You've likely heard someone use the analogy "data is the new oil." The crux of this concept is that data and oil are similar commodities that, while not particularly valuable in their raw or unrefined states, become incredibly valuable when properly extracted, refined, stored and manipulated to achieve a discrete purpose.
For oil, that purpose usually relates to the production of fuel or other useful chemicals and derivative products. For data, that purpose usually involves deriving actionable insights that drive the business forward.
The concept of fluidity highlights data's malleable nature, allowing it to flow with ease between properly connected environments. By thinking of data as a valuable-yet-unrefined fluid present just below the surface of business operations, organizations might better appreciate the orchestrated processes and procedures that must be in place to extract the full value from this inherently latent commodity.
Critical mass and alignment, from business and IT perspectives, are both needed to capitalize on the next generation of data-driven solutions. In other words, organizations need to generate the appropriate momentum behind their data and AI initiatives to succeed.
Momentum is even more urgent for organizations wishing to pursue the most ambitious of data initiatives, particularly those around enterprise-wide generative AI. Data can propel your business to new heights. But to gain the speed needed to tip the scales toward actionable insights and real-world outcomes, data stakeholders and IT environments must flow together toward a unified goal.
So how can you generate the right momentum to achieve your data and AI goals?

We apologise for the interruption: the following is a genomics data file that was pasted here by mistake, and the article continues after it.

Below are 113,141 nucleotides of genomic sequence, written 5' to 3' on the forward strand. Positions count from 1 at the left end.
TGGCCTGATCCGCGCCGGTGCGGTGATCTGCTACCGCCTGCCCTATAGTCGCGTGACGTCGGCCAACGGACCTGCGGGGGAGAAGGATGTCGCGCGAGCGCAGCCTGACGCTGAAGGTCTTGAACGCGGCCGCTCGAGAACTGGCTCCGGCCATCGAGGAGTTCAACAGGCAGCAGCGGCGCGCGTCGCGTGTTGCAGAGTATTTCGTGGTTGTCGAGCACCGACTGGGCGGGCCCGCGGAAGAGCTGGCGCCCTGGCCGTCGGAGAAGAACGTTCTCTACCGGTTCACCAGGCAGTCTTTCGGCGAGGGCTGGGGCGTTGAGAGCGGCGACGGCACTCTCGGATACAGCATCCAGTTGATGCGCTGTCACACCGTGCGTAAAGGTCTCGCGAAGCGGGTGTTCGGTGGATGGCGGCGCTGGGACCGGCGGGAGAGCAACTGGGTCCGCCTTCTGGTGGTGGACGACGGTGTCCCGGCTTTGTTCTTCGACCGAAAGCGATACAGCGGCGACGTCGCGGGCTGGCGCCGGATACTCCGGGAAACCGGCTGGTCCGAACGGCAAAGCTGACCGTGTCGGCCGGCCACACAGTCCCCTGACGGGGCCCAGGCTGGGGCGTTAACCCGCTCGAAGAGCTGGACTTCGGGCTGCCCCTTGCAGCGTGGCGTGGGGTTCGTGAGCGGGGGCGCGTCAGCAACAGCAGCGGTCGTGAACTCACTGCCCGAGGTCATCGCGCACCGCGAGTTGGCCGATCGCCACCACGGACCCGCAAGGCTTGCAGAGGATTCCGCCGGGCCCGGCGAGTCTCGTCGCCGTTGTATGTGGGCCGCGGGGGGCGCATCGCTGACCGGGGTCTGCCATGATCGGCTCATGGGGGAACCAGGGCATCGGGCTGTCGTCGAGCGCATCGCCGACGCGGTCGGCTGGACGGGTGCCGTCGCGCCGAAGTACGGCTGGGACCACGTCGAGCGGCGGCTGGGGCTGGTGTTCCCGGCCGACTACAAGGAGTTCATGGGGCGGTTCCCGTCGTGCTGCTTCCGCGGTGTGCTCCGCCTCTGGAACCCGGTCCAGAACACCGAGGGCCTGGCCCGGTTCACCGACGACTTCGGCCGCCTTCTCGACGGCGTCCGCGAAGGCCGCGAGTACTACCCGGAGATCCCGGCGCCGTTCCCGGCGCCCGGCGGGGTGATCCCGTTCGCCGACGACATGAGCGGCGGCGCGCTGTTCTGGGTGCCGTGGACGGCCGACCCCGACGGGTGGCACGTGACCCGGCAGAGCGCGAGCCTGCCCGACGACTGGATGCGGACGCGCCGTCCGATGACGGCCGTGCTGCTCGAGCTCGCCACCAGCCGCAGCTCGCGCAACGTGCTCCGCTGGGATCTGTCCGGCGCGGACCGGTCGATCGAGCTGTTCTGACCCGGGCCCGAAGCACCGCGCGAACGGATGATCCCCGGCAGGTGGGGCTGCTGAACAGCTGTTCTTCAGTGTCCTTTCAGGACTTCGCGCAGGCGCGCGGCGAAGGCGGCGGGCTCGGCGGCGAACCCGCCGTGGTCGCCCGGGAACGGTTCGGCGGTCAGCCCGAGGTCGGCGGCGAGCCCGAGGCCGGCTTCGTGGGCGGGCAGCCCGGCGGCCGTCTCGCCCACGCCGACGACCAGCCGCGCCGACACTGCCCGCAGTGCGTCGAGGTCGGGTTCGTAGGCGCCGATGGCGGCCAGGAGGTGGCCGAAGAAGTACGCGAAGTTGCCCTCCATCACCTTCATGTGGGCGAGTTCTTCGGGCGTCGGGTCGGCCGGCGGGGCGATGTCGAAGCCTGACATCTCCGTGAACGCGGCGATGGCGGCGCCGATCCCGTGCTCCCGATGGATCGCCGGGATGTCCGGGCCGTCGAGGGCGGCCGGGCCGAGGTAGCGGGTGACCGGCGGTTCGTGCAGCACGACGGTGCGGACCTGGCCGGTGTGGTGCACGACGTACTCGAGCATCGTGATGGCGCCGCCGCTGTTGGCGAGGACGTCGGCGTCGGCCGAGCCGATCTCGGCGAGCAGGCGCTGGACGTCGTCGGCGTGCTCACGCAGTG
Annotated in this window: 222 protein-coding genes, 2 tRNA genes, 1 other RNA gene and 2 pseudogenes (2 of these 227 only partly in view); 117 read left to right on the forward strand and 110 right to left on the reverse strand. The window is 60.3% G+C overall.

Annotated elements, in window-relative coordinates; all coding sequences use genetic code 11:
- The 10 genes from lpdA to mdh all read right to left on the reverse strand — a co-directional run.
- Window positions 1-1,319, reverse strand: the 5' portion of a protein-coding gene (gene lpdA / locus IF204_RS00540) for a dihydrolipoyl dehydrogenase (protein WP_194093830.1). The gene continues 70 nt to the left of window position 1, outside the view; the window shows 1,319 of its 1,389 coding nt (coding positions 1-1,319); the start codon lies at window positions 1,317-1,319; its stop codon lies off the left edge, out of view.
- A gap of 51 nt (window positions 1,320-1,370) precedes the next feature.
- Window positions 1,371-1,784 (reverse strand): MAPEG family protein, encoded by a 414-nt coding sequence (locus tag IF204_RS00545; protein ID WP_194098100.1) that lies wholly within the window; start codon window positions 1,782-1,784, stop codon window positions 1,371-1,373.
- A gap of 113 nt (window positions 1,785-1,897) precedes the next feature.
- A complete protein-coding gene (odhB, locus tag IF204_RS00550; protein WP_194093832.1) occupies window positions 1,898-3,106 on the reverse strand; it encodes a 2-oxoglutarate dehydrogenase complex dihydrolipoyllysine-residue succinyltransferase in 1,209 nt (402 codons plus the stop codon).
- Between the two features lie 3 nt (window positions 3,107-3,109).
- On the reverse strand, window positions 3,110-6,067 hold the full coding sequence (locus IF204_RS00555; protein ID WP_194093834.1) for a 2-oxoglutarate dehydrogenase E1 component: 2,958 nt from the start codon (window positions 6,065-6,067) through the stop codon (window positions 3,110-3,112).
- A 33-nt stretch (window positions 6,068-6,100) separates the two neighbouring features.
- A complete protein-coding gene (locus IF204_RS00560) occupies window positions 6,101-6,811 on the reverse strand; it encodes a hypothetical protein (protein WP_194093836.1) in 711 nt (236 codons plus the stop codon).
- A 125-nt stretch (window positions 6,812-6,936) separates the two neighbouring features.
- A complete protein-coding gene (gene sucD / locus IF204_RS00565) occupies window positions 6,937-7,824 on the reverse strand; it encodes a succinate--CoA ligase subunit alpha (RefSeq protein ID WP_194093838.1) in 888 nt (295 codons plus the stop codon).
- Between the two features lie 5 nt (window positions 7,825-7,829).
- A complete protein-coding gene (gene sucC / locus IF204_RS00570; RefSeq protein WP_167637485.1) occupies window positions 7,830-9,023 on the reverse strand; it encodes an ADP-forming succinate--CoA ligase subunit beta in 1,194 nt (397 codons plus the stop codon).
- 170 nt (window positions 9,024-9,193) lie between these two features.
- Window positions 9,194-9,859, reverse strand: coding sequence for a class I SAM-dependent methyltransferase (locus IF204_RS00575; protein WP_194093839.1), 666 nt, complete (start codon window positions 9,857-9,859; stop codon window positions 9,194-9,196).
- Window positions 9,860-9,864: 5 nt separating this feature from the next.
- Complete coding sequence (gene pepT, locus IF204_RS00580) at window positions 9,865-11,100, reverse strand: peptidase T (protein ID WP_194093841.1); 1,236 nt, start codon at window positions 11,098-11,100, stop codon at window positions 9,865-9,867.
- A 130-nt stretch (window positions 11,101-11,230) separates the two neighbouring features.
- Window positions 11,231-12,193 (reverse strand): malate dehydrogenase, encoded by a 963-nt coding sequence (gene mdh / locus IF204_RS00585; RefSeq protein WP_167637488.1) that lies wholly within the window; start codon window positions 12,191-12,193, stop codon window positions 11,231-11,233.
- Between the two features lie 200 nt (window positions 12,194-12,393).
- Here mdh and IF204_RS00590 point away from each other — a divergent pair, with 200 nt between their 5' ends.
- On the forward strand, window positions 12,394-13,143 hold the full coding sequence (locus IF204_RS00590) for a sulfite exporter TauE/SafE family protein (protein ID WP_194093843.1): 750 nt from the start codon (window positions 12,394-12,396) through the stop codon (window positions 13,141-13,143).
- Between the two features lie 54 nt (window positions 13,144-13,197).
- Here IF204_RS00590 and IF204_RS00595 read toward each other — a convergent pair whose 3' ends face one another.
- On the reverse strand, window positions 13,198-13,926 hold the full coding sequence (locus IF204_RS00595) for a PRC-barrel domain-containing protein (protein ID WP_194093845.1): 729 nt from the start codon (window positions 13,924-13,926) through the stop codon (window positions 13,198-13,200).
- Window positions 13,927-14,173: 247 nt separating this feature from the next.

It starts with aligning your data strategy with your AI strategy. By breaking down the strategy development process into a series of incremental steps, you'll be able to fully examine your data flows — from source to actionable insight — while ensuring that the right stakeholders are bought in and up to speed.
Ultimately, momentum will come from aligning your data and AI use cases with your business objectives through purpose-built technology.
The amount of new data generated each year continues to multiply, with no end in sight. Moreover, part of the excitement propelling interest in emerging AI solutions is their perceived ability to act as force multipliers for business results across industries.
Exponential then, as a shared characteristic of data and AI, symbolizes a particular intrinsic quality of these exciting technology advancements we hope to harness. However, doing so is easier said than done.
Organizations must strategically invest in the right people, processes and technology related to establishing a sustainable foundation of clean, actionable and reliable data if they hope to harness the exponential potential of AI to transform their business. They also need to validate their long-term plans for storing and managing the escalating amounts of data their business will inevitably depend on year over year.